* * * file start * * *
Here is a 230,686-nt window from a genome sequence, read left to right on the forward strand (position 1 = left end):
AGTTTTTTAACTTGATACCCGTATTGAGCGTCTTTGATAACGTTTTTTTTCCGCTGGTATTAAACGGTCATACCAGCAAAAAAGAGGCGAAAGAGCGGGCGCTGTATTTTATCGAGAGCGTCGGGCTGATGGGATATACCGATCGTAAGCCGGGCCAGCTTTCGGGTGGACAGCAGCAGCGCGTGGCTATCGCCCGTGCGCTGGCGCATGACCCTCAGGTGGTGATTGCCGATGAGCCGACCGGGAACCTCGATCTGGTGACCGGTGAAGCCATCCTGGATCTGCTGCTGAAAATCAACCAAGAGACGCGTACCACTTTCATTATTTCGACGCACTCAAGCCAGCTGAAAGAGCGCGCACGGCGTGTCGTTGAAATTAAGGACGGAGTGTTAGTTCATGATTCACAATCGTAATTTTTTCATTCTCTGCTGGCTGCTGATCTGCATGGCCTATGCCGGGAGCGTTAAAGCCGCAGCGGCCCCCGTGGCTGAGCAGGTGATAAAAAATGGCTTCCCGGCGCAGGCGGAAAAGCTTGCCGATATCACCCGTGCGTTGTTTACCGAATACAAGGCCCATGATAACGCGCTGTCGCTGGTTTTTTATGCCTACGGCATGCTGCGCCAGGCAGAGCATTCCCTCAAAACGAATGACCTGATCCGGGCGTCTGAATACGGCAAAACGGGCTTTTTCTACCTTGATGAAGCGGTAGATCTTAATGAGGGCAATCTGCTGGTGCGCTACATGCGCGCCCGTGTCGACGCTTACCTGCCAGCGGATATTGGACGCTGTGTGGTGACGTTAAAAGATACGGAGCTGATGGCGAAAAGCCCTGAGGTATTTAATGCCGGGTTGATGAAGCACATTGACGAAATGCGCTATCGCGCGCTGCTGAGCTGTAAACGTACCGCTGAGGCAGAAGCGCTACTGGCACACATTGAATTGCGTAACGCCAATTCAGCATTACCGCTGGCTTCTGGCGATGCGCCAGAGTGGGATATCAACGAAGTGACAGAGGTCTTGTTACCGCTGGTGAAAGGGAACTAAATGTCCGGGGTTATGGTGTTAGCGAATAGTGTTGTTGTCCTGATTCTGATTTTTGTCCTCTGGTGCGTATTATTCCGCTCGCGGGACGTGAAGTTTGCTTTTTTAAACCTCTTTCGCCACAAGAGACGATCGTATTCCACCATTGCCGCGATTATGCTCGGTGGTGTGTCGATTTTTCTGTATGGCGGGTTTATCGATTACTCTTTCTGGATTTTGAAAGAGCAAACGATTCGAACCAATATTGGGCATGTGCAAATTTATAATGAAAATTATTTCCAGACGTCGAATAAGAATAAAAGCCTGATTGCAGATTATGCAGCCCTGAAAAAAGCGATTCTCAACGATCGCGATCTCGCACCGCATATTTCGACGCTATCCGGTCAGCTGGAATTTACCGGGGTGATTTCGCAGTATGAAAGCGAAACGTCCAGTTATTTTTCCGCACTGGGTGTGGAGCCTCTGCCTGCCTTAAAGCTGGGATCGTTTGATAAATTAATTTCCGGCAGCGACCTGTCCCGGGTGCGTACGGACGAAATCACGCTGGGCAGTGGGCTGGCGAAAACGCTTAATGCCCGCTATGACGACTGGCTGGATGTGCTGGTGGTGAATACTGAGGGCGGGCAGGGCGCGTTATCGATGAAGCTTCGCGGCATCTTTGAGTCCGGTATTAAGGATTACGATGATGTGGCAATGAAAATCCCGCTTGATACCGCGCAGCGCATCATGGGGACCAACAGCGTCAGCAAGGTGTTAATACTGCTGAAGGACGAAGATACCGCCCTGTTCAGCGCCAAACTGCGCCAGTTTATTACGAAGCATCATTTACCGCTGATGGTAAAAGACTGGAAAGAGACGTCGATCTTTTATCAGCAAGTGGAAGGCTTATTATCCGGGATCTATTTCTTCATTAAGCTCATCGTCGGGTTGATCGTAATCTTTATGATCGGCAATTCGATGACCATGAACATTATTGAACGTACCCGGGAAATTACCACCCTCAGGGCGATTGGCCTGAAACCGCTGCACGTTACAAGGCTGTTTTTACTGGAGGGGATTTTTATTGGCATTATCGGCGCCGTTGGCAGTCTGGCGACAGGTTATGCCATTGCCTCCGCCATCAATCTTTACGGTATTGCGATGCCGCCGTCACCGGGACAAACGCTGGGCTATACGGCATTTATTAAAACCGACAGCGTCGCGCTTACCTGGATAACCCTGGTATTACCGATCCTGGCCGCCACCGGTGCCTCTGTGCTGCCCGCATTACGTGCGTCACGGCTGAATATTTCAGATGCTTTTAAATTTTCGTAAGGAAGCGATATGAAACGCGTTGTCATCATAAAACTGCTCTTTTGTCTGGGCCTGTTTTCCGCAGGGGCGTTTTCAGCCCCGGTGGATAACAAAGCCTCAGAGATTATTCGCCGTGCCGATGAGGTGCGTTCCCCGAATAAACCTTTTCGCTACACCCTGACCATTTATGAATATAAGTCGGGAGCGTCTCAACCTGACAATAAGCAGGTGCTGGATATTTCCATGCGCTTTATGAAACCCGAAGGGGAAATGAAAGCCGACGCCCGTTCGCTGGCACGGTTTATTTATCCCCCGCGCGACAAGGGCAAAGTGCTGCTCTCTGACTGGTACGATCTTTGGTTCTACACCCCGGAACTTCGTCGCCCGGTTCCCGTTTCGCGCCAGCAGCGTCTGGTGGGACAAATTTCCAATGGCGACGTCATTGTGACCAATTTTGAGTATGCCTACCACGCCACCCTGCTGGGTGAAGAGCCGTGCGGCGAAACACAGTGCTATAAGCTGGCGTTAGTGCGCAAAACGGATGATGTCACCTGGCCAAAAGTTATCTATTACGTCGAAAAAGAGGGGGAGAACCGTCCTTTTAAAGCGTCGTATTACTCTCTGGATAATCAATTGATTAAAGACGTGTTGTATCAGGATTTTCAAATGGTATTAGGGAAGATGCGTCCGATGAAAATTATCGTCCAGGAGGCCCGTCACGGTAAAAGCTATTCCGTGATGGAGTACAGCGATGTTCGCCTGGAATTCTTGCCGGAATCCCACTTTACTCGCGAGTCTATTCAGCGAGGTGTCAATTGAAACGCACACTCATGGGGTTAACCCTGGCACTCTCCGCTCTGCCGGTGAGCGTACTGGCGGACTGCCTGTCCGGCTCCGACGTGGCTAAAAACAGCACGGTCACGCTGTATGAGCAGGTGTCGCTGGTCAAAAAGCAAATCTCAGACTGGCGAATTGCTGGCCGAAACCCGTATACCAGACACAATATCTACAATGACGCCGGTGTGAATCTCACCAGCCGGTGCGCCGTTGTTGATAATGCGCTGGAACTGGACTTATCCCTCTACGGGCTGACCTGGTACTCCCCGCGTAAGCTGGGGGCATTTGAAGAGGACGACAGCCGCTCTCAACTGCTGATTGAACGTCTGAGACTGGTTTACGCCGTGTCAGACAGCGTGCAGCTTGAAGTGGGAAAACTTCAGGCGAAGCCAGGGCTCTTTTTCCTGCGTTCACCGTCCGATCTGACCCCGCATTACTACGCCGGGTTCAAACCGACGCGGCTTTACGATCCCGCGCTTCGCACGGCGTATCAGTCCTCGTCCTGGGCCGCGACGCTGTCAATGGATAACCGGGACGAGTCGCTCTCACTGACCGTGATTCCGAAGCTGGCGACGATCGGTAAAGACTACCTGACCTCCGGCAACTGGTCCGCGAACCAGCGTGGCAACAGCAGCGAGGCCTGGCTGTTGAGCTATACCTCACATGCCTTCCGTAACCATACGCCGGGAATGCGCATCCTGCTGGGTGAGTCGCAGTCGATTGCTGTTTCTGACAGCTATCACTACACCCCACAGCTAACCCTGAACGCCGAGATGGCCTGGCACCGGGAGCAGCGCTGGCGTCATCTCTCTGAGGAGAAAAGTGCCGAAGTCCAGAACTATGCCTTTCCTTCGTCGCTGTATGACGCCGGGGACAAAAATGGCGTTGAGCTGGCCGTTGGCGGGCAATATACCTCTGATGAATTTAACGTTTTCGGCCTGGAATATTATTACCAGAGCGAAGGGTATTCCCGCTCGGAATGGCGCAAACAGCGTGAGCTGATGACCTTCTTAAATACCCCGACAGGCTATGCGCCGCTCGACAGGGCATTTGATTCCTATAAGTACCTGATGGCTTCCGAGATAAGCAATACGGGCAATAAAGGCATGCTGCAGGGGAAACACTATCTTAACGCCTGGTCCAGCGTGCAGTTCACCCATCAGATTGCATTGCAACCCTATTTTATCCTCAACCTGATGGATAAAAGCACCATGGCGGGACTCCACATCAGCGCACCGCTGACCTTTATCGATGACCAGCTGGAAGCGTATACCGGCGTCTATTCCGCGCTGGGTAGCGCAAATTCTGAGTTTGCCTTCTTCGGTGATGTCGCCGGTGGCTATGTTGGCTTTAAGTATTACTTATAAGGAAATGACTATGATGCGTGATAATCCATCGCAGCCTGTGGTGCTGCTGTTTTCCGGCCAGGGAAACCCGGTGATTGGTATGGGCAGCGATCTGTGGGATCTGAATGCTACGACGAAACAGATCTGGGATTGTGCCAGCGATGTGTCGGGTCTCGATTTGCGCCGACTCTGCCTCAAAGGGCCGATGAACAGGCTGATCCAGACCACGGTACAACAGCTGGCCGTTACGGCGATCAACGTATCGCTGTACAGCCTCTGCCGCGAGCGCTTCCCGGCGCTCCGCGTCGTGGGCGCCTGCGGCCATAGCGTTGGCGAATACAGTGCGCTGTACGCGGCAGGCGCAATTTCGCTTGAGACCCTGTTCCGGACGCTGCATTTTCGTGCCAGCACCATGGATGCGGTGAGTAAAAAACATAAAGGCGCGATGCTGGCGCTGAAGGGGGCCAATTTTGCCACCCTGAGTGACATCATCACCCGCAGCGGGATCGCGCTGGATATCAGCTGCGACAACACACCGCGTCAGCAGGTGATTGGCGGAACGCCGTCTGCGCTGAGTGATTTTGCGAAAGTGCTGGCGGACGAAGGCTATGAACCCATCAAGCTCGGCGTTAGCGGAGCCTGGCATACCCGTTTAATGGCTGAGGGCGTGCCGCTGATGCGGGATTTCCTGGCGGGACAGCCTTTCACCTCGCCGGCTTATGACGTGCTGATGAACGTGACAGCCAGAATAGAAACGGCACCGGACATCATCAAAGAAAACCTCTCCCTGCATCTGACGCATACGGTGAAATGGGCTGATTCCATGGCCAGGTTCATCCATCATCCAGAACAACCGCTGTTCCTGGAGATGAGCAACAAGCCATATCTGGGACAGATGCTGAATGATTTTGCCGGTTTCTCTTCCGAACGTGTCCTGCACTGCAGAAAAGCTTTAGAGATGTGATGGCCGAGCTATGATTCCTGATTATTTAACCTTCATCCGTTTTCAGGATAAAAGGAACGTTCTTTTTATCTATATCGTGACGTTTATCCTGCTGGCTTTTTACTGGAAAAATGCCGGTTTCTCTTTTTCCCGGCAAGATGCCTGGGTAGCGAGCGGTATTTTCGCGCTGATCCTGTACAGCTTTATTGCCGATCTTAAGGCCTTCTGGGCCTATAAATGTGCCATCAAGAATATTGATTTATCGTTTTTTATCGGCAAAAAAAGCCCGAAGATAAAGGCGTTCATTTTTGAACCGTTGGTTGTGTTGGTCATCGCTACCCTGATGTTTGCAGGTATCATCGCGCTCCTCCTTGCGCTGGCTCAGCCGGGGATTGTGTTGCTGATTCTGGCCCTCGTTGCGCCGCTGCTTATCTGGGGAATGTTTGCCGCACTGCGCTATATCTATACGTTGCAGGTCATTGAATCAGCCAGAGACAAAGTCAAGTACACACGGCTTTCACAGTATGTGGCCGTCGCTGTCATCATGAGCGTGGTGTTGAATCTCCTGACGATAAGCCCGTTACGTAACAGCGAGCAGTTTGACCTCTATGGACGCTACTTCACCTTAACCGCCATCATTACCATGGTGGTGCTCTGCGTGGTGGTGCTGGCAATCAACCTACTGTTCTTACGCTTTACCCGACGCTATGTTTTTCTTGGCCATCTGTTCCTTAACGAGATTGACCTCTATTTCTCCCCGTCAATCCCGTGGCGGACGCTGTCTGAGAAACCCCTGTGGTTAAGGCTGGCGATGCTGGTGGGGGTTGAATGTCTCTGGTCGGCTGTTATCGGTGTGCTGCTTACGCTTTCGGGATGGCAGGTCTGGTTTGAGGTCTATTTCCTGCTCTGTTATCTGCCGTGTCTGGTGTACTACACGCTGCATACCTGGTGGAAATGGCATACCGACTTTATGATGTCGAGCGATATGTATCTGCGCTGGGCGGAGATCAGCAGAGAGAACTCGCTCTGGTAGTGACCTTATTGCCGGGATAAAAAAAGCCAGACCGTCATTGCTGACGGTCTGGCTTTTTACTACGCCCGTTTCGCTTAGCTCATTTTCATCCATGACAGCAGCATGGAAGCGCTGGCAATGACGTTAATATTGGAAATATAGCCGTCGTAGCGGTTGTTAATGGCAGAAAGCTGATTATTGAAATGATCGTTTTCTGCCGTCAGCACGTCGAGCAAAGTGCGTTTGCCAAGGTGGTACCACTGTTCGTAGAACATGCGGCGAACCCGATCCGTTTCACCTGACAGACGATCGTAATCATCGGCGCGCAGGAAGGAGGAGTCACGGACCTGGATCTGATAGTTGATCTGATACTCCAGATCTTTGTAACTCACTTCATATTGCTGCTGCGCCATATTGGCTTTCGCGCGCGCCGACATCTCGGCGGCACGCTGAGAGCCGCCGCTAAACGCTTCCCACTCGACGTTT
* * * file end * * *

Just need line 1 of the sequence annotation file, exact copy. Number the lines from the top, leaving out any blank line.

Here is a 230,686-nt window from a genome sequence, read left to right on the forward strand (position 1 = left end):